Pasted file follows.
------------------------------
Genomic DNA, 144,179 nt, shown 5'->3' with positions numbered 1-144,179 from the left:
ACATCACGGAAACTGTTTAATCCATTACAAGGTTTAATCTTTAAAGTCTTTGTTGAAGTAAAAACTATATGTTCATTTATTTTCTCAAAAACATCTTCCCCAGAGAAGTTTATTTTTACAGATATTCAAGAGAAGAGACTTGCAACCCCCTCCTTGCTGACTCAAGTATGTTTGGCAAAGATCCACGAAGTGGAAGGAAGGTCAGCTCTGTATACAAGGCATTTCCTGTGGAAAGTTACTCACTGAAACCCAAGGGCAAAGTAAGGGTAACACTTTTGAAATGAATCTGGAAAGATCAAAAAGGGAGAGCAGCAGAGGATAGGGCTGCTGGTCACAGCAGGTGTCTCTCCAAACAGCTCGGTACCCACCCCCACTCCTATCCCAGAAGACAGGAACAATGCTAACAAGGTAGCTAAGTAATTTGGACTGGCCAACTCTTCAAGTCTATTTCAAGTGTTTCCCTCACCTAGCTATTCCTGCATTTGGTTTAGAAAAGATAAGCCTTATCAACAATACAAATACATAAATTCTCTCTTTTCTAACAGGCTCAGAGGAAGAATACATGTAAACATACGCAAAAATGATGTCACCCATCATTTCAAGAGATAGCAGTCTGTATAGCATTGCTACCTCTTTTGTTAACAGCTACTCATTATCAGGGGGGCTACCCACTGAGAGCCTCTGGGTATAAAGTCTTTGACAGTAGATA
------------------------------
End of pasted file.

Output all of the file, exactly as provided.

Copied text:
Genomic DNA, 144,179 nt, shown 5'->3' with positions numbered 1-144,179 from the left:
ACATCACGGAAACTGTTTAATCCATTACAAGGTTTAATCTTTAAAGTCTTTGTTGAAGTAAAAACTATATGTTCATTTATTTTCTCAAAAACATCTTCCCCAGAGAAGTTTATTTTTACAGATATTCAAGAGAAGAGACTTGCAACCCCCTCCTTGCTGACTCAAGTATGTTTGGCAAAGATCCACGAAGTGGAAGGAAGGTCAGCTCTGTATACAAGGCATTTCCTGTGGAAAGTTACTCACTGAAACCCAAGGGCAAAGTAAGGGTAACACTTTTGAAATGAATCTGGAAAGATCAAAAAGGGAGAGCAGCAGAGGATAGGGCTGCTGGTCACAGCAGGTGTCTCTCCAAACAGCTCGGTACCCACCCCCACTCCTATCCCAGAAGACAGGAACAATGCTAACAAGGTAGCTAAGTAATTTGGACTGGCCAACTCTTCAAGTCTATTTCAAGTGTTTCCCTCACCTAGCTATTCCTGCATTTGGTTTAGAAAAGATAAGCCTTATCAACAATACAAATACATAAATTCTCTCTTTTCTAACAGGCTCAGAGGAAGAATACATGTAAACATACGCAAAAATGATGTCACCCATCATTTCAAGAGATAGCAGTCTGTATAGCATTGCTACCTCTTTTGTTAACAGCTACTCATTATCAGGGGGGCTACCCACTGAGAGCCTCTGGGTATAAAGTCTTTGACAGTAGATA